In Strömma the short man made canal starts. Here also is the second bridge which has to be opened for sailboats to pass. Once again, sorrily enough no pictures, we simply forgot to take any until we were through already.
Shortly after the canal, the water opens again. From here we could sail comfortably in increasing winds all the way to our destination, Gällnö. Well, not all the way, as we had to make a little detour. About one hour before we normally would have arrived at Gällnö we were hailed by a small motorboat with engine trouble and occupied by a woman and her child. She asked us for a lift to the next harbour and I accepted, provided that it was OK we would tow them under sail, which is something I secretly dreamt of for years.
We towed them under sail at 3 knots for a while but when we neared the next headland the wind dropped and in order to reach our destination i reasonable time despite the 4 nm detour we had to ask Tohatsu-San for help. After having dropped her off outside the village of Sollenkroka where there is a dockyard and repair facilities, we set sail again and had a nice evening sail towards Gällnö. We arrived there at 1800 after almost 9 hours altogether (including the lunch stop at Strömma).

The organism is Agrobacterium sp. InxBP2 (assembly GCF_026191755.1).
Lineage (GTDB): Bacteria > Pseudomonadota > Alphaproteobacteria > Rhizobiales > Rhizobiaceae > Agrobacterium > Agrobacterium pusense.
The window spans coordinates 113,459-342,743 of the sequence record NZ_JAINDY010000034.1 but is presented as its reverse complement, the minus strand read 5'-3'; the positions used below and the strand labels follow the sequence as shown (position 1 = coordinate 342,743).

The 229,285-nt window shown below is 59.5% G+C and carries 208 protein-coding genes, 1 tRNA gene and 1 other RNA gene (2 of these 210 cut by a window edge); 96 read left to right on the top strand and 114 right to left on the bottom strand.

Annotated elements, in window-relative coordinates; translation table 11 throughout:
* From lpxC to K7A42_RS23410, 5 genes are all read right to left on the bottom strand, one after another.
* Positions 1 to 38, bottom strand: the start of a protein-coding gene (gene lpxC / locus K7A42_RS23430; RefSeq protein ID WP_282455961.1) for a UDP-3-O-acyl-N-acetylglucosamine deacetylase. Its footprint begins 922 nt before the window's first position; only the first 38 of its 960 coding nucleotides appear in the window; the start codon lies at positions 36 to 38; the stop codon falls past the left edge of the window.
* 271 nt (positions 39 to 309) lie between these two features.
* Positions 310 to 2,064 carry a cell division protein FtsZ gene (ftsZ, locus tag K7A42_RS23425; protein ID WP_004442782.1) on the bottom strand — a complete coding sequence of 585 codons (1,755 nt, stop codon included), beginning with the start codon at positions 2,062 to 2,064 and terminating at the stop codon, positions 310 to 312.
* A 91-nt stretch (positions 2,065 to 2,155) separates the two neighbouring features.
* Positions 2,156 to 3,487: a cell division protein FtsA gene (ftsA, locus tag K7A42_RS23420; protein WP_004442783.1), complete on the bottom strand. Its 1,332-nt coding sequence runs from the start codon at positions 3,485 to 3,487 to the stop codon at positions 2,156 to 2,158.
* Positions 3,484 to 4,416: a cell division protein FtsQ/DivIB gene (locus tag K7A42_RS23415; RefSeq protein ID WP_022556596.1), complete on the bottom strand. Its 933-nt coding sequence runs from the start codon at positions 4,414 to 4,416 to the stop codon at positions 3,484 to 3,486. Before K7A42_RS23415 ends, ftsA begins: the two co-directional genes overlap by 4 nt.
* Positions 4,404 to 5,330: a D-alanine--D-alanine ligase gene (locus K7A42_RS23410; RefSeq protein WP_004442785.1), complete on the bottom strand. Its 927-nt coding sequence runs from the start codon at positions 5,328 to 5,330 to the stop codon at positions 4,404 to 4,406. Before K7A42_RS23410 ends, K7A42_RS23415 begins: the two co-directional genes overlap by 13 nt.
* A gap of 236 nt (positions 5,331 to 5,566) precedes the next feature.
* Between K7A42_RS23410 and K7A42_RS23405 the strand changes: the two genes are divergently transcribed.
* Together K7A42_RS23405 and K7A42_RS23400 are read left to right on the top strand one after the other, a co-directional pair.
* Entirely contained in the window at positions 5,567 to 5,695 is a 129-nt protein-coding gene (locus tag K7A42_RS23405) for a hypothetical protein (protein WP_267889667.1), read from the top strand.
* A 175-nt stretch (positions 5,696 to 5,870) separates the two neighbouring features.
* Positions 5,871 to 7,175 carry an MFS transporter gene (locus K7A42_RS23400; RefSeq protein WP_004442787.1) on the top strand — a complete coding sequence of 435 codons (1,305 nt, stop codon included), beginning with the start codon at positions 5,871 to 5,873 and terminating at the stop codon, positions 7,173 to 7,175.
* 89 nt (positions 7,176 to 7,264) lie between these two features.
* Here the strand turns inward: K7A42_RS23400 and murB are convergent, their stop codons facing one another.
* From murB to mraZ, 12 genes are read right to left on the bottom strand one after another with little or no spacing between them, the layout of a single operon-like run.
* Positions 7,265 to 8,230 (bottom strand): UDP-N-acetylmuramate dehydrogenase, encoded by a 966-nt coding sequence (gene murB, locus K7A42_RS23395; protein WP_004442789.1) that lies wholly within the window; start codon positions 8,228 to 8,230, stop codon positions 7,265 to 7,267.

We felt a little tired so we stayed at Gällnö a few days to rest.
My Dad doing his best to lighten the boat by drinking the admiral's left-over white wine. The stay at Gällnö also was prolonged by persistent rain during the second day. Still, poor father walked the 2 km distance through the dripping forest to the store in order to buy a newspaper and get his football results. Of course I did not go with him! He brought some Danish and nice bread for breakfast though so there was some advantage in it.
Our next stop was Ekholmen, a private club which does accept visting boats. We had a nice sail there and the rain did not start until we were right outside the harbour. We were now in waters previously covered by my reports, so I did not take so many pictures. We then sailed in quite some winds, tacking most of the way to Getfoten. There, again is a restaurant where we had a nice meal and celebrated the last evening of the cruise.
The next morning a rescue helicopter was about early waking up people by hovering around for half an hour, probably not finding a good spot to land.
Getfoten also is very near the main shipping line into Stockholm and from it the big ship parade can be seen.
Our final leg home was some kind of anti-climax as we had to motor almost all the way due to light or no winds at all. It was sunny and warm though.
As every cruise even this one brought some improvements. The first one was a footstep I made during our first stop at Härsö. I probably am getting older, but this year I found the step up from the cabin to the bridgedeck a bit high...
The second one was roast bread. I cannot understand why I never before had the idea to just put slices of bread into a frying pan. It's quite obvious isn't it?
Gladly, even this year nothing on the boat broke. However, the flag pole has swelled tight in his base so I cannot get it out again...oh well.